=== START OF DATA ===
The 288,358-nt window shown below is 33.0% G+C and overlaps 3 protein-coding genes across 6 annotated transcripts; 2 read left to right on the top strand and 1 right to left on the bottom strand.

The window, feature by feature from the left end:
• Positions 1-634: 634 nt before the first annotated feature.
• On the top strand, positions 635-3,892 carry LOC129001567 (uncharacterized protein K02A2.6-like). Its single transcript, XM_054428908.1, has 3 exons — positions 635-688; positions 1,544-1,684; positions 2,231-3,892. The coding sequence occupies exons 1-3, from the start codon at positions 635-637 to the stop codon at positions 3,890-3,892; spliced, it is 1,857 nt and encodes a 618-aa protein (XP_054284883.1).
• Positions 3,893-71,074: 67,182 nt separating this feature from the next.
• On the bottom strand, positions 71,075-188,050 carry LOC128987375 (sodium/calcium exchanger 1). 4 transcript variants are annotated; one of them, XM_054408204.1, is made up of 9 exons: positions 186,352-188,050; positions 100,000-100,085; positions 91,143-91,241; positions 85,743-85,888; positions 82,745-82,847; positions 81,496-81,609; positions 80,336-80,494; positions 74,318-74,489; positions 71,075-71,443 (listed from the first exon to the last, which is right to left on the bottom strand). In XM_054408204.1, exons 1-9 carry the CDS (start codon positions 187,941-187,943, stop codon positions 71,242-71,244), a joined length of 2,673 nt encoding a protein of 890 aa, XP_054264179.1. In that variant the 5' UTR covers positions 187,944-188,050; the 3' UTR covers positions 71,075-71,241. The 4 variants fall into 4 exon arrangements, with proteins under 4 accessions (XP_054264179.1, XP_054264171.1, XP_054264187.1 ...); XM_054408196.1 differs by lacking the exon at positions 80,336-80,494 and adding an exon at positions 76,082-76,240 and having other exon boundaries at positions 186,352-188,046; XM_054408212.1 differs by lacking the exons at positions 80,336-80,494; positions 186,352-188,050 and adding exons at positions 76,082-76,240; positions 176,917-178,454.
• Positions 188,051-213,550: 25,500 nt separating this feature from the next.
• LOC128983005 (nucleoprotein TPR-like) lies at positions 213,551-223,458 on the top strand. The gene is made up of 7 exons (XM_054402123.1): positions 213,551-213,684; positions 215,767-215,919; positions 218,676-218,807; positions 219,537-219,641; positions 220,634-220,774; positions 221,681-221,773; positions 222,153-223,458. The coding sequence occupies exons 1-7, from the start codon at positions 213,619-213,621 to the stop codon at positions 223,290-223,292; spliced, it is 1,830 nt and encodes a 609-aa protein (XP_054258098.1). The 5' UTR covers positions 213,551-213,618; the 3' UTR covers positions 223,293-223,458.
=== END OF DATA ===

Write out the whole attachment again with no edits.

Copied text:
The 288,358-nt window shown below is 33.0% G+C and overlaps 3 protein-coding genes across 6 annotated transcripts; 2 read left to right on the top strand and 1 right to left on the bottom strand.

The window, feature by feature from the left end:
• Positions 1-634: 634 nt before the first annotated feature.
• On the top strand, positions 635-3,892 carry LOC129001567 (uncharacterized protein K02A2.6-like). Its single transcript, XM_054428908.1, has 3 exons — positions 635-688; positions 1,544-1,684; positions 2,231-3,892. The coding sequence occupies exons 1-3, from the start codon at positions 635-637 to the stop codon at positions 3,890-3,892; spliced, it is 1,857 nt and encodes a 618-aa protein (XP_054284883.1).
• Positions 3,893-71,074: 67,182 nt separating this feature from the next.
• On the bottom strand, positions 71,075-188,050 carry LOC128987375 (sodium/calcium exchanger 1). 4 transcript variants are annotated; one of them, XM_054408204.1, is made up of 9 exons: positions 186,352-188,050; positions 100,000-100,085; positions 91,143-91,241; positions 85,743-85,888; positions 82,745-82,847; positions 81,496-81,609; positions 80,336-80,494; positions 74,318-74,489; positions 71,075-71,443 (listed from the first exon to the last, which is right to left on the bottom strand). In XM_054408204.1, exons 1-9 carry the CDS (start codon positions 187,941-187,943, stop codon positions 71,242-71,244), a joined length of 2,673 nt encoding a protein of 890 aa, XP_054264179.1. In that variant the 5' UTR covers positions 187,944-188,050; the 3' UTR covers positions 71,075-71,241. The 4 variants fall into 4 exon arrangements, with proteins under 4 accessions (XP_054264179.1, XP_054264171.1, XP_054264187.1 ...); XM_054408196.1 differs by lacking the exon at positions 80,336-80,494 and adding an exon at positions 76,082-76,240 and having other exon boundaries at positions 186,352-188,046; XM_054408212.1 differs by lacking the exons at positions 80,336-80,494; positions 186,352-188,050 and adding exons at positions 76,082-76,240; positions 176,917-178,454.
• Positions 188,051-213,550: 25,500 nt separating this feature from the next.
• LOC128983005 (nucleoprotein TPR-like) lies at positions 213,551-223,458 on the top strand. The gene is made up of 7 exons (XM_054402123.1): positions 213,551-213,684; positions 215,767-215,919; positions 218,676-218,807; positions 219,537-219,641; positions 220,634-220,774; positions 221,681-221,773; positions 222,153-223,458. The coding sequence occupies exons 1-7, from the start codon at positions 213,619-213,621 to the stop codon at positions 223,290-223,292; spliced, it is 1,830 nt and encodes a 609-aa protein (XP_054258098.1). The 5' UTR covers positions 213,551-213,618; the 3' UTR covers positions 223,293-223,458.